Tag Archives: Wales

Devolution, Federalism and … Oh Grow Up!

Scotland, Wales and, in my alternate universe, the country of Midland want “independence”; like a 14-year old asking for more pocket-money. UKIP wants to leave Europe because, “Sir, they keep picking on me and making me eat straight bananas and human rights!” But UKIP also think Scotland needs to know its place in ‘the union’ because they don’t feel the need to have logically consistent opinions. Scots have told me I can’t have Midland independence because only Scotland is a real country. Well, so was Mercia.  How far do we want to go back? Maybe we favour tribal groups, fighting for land (now with added AK-47s)?

‘The grown-ups’ are discussing an English parliament to make things fairer. What does that mean?
I worry about child poverty alongside an ever more wealthy ‘Rich List’ not whether I have fair voting rights. I know I don’t. How many English people feel they have an English identity that is different from their British or UK identity? If we don’t know then clearly we have imposed our English identity on Wales and Scotland, so no wonder they are upset. Well, do you know what? I identify more strongly with Scottish people than I do with the London parliament. I’m angry at injustice too. I think people in the North West, North East, Midlands, East, South West, South East  and London have more differences than similarities, compared to our Britishness.

“England” was a union to stop wars and gang up on outsiders, just like the European Union and the UK. Like the Euro Zone it cannot continue to function while there are huge economic disparities between regions. If the Euro Zone wants to survive then the rich countries of the North have to support the poor countries of the South while they are on completely different economic cycles. National interests seem unlikely to allow this. The same is true of London and the rest of the country. ‘England’ is barely holding together in the face of the greed which festers in the rich areas of London.

These unions will only survive if the poor look after the rich; if they devolve wealth as well as power. If the UK is to be split up then it should be into regions about the size of Wales and Scotland, coming together as the United Kingdom because we share an island. Similarly, these British isles instinctively rebel against greater integration with EU but that doesn’t mean we want to leave it. I don’t think anyone who has really thought about that possibility understand the repercussions.

“Small pieces, loosely joined” is a philosophy I believe in for software. I don’t see any reason it wouldn’t be the best way to run world politics – the WHOLE world, not just the rich bits like Europe.

20 Years Since Historic Brum Linux Event – ‘A storm was coming’

I did some Twitts this morning:

“The history of Welsh computing: Inmos Transputer, Raspberry Pi. Impressive. Whatever happened to parallel processing? Or druids.”

[At this point I did a search to check ‘David’ Cox’s name]

“…I should probably have included Alan Cox’s networking contributions to the Linux kernel in between those two.”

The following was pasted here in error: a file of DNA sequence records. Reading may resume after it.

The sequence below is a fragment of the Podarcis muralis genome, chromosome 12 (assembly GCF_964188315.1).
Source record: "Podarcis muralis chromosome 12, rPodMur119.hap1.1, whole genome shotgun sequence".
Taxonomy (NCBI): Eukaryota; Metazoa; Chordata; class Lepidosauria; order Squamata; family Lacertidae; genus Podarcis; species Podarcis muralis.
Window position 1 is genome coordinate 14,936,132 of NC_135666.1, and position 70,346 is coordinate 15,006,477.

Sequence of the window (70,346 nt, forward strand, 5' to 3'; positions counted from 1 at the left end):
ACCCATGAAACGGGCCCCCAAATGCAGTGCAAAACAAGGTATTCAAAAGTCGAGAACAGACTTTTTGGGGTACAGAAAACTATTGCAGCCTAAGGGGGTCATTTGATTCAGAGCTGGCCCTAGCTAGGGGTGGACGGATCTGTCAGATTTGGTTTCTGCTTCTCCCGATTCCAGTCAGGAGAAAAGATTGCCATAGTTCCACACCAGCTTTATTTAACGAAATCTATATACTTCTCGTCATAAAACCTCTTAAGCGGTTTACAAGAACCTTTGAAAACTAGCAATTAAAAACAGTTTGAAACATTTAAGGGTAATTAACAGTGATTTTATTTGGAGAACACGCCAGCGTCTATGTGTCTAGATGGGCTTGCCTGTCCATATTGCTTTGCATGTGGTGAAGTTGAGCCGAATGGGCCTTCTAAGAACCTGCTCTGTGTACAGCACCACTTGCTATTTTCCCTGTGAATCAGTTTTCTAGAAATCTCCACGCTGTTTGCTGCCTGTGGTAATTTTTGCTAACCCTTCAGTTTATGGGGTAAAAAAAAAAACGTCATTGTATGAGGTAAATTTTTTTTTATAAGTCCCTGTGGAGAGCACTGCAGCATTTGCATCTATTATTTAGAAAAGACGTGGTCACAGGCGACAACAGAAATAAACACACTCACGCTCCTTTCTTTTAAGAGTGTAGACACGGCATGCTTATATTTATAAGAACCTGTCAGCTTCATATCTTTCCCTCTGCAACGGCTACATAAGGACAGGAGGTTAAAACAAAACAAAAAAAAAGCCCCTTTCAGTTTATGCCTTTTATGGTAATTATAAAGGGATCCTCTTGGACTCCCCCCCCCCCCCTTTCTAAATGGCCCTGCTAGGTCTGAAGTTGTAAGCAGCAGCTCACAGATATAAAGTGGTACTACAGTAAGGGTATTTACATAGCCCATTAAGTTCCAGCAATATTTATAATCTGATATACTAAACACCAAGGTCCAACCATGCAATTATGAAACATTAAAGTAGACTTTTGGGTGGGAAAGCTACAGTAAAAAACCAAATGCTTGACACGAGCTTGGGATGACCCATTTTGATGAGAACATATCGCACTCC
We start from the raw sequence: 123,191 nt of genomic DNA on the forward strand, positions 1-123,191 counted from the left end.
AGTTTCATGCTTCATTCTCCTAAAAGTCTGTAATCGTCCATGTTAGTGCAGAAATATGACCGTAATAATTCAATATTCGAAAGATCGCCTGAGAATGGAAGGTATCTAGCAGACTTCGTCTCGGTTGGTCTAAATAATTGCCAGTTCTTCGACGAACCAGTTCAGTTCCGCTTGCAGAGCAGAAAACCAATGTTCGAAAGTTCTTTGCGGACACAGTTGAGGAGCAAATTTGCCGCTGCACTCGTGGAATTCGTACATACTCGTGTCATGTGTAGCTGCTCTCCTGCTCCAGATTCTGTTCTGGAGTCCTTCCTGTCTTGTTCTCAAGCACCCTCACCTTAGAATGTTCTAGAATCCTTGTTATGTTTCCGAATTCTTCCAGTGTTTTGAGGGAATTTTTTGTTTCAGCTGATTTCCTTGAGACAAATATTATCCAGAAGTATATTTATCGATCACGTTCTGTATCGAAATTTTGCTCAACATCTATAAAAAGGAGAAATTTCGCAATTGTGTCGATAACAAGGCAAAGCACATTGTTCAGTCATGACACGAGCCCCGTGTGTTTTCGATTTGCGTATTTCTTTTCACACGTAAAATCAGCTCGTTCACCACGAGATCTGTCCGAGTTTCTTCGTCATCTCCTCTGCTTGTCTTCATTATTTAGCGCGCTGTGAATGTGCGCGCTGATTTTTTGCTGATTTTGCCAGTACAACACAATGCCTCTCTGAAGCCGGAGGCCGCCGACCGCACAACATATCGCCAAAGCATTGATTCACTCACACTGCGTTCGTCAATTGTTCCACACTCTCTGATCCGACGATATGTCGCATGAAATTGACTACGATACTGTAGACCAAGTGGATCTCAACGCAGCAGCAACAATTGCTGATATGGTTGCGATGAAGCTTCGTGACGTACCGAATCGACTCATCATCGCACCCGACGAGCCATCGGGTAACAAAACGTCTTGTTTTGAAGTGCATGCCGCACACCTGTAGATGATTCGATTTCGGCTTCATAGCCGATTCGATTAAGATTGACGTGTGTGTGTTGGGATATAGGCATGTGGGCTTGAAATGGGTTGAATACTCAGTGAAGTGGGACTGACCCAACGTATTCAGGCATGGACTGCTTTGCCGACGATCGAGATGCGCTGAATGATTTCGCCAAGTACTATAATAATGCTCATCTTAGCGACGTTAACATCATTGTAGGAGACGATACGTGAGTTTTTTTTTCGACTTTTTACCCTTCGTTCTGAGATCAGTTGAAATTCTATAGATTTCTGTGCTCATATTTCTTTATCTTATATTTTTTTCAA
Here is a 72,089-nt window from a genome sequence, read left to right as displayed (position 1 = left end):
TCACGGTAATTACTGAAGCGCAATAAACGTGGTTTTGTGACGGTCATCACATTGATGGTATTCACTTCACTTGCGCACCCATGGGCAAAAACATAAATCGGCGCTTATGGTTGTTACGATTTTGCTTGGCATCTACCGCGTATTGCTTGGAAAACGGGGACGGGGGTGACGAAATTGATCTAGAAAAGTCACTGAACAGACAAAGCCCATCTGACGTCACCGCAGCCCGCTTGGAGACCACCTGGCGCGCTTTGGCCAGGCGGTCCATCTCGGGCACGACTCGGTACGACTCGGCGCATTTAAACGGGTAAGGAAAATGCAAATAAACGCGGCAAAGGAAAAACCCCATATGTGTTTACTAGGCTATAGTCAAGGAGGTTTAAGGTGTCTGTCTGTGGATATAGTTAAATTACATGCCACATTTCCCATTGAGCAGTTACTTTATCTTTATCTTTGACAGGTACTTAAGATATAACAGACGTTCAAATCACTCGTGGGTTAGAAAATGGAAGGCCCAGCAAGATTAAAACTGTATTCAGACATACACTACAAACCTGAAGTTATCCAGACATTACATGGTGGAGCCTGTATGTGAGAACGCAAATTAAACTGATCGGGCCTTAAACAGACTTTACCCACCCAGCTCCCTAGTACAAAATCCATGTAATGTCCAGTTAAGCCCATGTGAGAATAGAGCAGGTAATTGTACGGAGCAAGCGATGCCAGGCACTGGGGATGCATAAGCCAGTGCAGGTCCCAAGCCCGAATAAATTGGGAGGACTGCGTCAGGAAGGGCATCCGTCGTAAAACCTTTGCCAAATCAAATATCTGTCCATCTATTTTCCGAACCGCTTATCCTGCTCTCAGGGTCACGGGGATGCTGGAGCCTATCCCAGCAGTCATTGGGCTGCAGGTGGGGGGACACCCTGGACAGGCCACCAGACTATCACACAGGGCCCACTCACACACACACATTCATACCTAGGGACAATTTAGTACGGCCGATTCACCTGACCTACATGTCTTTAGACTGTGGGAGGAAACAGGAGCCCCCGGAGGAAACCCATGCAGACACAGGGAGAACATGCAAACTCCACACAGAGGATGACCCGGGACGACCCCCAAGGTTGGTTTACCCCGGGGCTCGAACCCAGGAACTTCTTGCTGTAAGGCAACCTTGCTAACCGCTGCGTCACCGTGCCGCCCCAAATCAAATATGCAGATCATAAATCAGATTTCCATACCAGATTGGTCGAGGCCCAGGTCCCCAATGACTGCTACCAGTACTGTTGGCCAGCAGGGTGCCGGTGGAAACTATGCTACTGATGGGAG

“… At least I now know what happened to one of the druids.”

[When I saw the photos, I thought 2 of them were a young RMS ]
https://en.wikipedia.org/wiki/Richard_Stallman

“…I just learned that Alan Cox comes from Solihull, which may explain why I think I may have met him at the first Linux event I ever attended”

[Then I went back to the search Window and found this link]

“…Isn’t The Internet good? This meeting!

[18th September but which year: 1994? The first release of the kernel was in 1991.
but http://www.ukuug.org/about/timeline/
shows MH was UKUUG newsletter editor 1995-6.
Are we approaching 20 years of Linux (or “Free Unix”) in Birmingham?]

Yes kids, my first Linux distro was Lasermoon. Martin Houston also wrote the magazine article that caused me to be there and started SBLUG.”

Martin Houston was a quiet, unassuming programmer who first brought Linux to the attention of me and probably most people in Britain who’d heard of it at that point. He was “the organiser” of the UK  Unix User Group Linux SIG. I think his article in one of the DEC magazines was the first time I ever saw Linux mentioned and this meeting was at DEC’s office on the Birmingham Business Park, organised by the DEC User Society, DECUS. They must have been trying hard to recover from Ken Olsen’s accusation that Unix was snake-oil.

Soon afterwards I went to either the first or second meeting of the South Birmingham Linux User Group. Martin understood the importance of marketing and coined the phrase “A storm is coming and its name is Linux” which,  for 1994, showed remarkable foresight and possibly misplaced confidence. A few years later, Martin turned up at Powergen in Coventry as a contract programmer but I haven’t heard of him since.

I remember that the demonstration of a Linux installation on a “portable PC” (they didn’t fit on your lap then) by Colin Bruce of Coventry University involved floppy disks and a parallel port network adapter (‘portables’ didn’t have a network connection. What do you think this was, The Future?)

And yes, Linux kernel hacker Alan Cox, famously Welsh, is a Brummie.